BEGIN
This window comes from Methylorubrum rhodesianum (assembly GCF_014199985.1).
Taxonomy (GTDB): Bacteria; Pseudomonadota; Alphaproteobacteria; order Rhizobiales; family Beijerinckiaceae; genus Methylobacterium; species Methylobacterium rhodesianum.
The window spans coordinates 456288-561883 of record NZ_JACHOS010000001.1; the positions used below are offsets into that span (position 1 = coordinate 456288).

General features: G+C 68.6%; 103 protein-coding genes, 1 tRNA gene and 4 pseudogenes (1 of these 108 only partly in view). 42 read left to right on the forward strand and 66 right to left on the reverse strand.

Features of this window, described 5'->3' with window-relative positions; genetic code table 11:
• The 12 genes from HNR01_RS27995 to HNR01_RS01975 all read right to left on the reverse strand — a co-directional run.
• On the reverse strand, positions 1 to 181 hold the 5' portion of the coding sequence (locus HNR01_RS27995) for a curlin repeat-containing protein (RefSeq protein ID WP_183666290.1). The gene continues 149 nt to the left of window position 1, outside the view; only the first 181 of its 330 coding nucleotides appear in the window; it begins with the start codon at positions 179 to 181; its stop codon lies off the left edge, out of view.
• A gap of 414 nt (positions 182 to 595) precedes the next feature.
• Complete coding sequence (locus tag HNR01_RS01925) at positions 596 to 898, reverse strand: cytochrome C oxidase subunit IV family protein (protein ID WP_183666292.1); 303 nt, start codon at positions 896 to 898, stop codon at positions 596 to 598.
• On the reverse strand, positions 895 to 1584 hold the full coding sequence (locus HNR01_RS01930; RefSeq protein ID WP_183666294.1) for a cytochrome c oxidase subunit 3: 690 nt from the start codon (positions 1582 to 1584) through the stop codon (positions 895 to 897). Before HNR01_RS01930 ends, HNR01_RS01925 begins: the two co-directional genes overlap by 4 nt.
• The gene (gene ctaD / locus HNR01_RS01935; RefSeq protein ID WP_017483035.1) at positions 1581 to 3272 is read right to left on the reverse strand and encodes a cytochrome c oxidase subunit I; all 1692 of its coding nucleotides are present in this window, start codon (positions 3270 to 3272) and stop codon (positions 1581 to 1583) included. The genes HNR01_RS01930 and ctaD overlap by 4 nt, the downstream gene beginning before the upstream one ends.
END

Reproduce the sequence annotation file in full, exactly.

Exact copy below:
This window comes from Methylorubrum rhodesianum (assembly GCF_014199985.1).
Taxonomy (GTDB): Bacteria; Pseudomonadota; Alphaproteobacteria; order Rhizobiales; family Beijerinckiaceae; genus Methylobacterium; species Methylobacterium rhodesianum.
The window spans coordinates 456288-561883 of record NZ_JACHOS010000001.1; the positions used below are offsets into that span (position 1 = coordinate 456288).

General features: G+C 68.6%; 103 protein-coding genes, 1 tRNA gene and 4 pseudogenes (1 of these 108 only partly in view). 42 read left to right on the forward strand and 66 right to left on the reverse strand.

Features of this window, described 5'->3' with window-relative positions; genetic code table 11:
• The 12 genes from HNR01_RS27995 to HNR01_RS01975 all read right to left on the reverse strand — a co-directional run.
• On the reverse strand, positions 1 to 181 hold the 5' portion of the coding sequence (locus HNR01_RS27995) for a curlin repeat-containing protein (RefSeq protein ID WP_183666290.1). The gene continues 149 nt to the left of window position 1, outside the view; only the first 181 of its 330 coding nucleotides appear in the window; it begins with the start codon at positions 179 to 181; its stop codon lies off the left edge, out of view.
• A gap of 414 nt (positions 182 to 595) precedes the next feature.
• Complete coding sequence (locus tag HNR01_RS01925) at positions 596 to 898, reverse strand: cytochrome C oxidase subunit IV family protein (protein ID WP_183666292.1); 303 nt, start codon at positions 896 to 898, stop codon at positions 596 to 598.
• On the reverse strand, positions 895 to 1584 hold the full coding sequence (locus HNR01_RS01930; RefSeq protein ID WP_183666294.1) for a cytochrome c oxidase subunit 3: 690 nt from the start codon (positions 1582 to 1584) through the stop codon (positions 895 to 897). Before HNR01_RS01930 ends, HNR01_RS01925 begins: the two co-directional genes overlap by 4 nt.
• The gene (gene ctaD / locus HNR01_RS01935; RefSeq protein ID WP_017483035.1) at positions 1581 to 3272 is read right to left on the reverse strand and encodes a cytochrome c oxidase subunit I; all 1692 of its coding nucleotides are present in this window, start codon (positions 3270 to 3272) and stop codon (positions 1581 to 1583) included. The genes HNR01_RS01930 and ctaD overlap by 4 nt, the downstream gene beginning before the upstream one ends.